The bottom line.
For me it all comes down to WHY. What are you doing to do with the information? My wife and I have talked a little about this and I think we have different opinions. If we were to have another child I think she will be more likely to want a genetic test for Down syndrome than me.
Both of us were raised in strong pro-life families and are against abortion. But I think that most “right-to-lifers” are missing the boat in terms of people like me. It is easy to say abortion is wrong when you are not the person dealing with a disability.
Again, I ask, “What are you going to do with the information you get from the test?” If you don’t know, I would wait on the test until you do; avoid making decisions under those circumstances. For me, since I know I won’t choose abortion I don’t see the point in getting the test. It won’t change anything for me.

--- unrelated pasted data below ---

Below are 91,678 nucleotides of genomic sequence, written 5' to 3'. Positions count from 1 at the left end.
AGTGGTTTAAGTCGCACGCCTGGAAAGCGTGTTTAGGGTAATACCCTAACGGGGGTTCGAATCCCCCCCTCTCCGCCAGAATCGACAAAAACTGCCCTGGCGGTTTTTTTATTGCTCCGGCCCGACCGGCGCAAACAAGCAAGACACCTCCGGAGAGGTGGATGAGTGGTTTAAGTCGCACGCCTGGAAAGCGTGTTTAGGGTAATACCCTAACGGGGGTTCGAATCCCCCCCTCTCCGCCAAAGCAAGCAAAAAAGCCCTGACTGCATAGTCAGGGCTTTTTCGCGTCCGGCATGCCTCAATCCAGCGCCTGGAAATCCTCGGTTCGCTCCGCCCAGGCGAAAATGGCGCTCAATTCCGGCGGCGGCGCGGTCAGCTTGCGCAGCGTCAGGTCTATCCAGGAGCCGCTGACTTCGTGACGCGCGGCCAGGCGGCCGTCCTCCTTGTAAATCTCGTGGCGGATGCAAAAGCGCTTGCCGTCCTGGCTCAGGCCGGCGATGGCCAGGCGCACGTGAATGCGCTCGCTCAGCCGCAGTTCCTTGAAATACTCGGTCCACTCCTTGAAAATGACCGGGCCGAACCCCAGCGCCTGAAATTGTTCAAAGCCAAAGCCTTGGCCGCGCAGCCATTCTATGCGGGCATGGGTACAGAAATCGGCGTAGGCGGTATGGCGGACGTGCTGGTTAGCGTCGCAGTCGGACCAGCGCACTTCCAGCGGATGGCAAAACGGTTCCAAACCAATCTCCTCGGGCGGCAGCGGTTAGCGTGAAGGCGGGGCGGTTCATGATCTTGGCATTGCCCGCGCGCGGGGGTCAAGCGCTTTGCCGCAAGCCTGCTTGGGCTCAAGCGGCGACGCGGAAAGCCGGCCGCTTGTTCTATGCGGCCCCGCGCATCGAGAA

My wife Leigh Ann, on the other hand, has a different way of seeing things. She has said that even though abortion would not be an option it would help her to know. It comes down to her personality versus mine. The personalities of the parents are a big factor in the prenatal testing decision.
We’re all in this together.
Unfortunately I am well versed in the Disney made for TV movie High School Musical. So much so that when I began writing this paragraph I could hear the theme song from the first movie. I want to emphasize that regardless of where you stand on this issue I support you in any effort you make to advance the cause those with Down syndrome or other intellectual disabilities.